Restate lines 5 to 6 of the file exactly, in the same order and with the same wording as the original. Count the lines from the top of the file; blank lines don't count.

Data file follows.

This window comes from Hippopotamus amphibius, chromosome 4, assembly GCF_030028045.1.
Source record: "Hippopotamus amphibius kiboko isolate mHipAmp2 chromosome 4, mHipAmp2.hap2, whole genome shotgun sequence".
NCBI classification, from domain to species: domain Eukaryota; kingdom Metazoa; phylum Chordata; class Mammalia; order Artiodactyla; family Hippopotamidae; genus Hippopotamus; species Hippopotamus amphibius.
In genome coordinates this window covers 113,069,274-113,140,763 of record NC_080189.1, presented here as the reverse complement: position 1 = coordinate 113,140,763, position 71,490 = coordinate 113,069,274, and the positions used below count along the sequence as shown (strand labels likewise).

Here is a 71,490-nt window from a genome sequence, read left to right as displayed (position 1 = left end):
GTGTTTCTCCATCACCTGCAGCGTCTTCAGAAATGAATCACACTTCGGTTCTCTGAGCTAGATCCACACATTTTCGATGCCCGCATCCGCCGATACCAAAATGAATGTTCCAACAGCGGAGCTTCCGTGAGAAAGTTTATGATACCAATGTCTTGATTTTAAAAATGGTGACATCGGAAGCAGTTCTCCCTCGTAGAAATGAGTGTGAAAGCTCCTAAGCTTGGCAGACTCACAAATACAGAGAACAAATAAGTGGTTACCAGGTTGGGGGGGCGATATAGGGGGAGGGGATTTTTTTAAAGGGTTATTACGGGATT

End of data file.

Here is a 71,490-nt window from a genome sequence, read left to right as displayed (position 1 = left end):
GTGTTTCTCCATCACCTGCAGCGTCTTCAGAAATGAATCACACTTCGGTTCTCTGAGCTAGATCCACACATTTTCGATGCCCGCATCCGCCGATACCAAAATGAATGTTCCAACAGCGGAGCTTCCGTGAGAAAGTTTATGATACCAATGTCTTGATTTTAAAAATGGTGACATCGGAAGCAGTTCTCCCTCGTAGAAATGAGTGTGAAAGCTCCTAAGCTTGGCAGACTCACAAATACAGAGAACAAATAAGTGGTTACCAGGTTGGGGGGGCGATATAGGGGGAGGGGATTTTTTTAAAGGGTTATTACGGGATT